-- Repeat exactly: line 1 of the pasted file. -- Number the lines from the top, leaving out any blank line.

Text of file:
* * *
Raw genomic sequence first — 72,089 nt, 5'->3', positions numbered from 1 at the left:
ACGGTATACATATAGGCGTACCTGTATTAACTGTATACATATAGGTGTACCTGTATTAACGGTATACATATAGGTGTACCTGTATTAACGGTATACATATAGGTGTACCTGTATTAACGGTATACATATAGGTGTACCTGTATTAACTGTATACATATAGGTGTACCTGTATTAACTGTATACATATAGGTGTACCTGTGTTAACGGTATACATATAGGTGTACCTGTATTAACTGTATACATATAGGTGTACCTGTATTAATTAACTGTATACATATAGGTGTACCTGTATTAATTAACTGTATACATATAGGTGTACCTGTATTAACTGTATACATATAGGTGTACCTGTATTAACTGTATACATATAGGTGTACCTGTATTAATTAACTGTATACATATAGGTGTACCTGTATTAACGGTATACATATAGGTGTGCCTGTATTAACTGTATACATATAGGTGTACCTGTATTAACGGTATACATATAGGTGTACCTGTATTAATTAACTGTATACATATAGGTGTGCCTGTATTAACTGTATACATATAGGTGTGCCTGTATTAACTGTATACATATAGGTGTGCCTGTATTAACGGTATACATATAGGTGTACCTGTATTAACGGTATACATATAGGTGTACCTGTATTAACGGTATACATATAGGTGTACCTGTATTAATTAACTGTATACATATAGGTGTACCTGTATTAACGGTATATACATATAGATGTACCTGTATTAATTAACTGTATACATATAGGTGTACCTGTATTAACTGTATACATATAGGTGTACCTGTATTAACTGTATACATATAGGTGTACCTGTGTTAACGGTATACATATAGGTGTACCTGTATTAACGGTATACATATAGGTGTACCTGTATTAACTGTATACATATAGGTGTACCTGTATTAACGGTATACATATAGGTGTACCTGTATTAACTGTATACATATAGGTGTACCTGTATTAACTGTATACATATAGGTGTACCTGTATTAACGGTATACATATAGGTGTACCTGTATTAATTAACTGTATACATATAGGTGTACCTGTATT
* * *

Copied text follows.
Raw genomic sequence first — 72,089 nt, 5'->3', positions numbered from 1 at the left: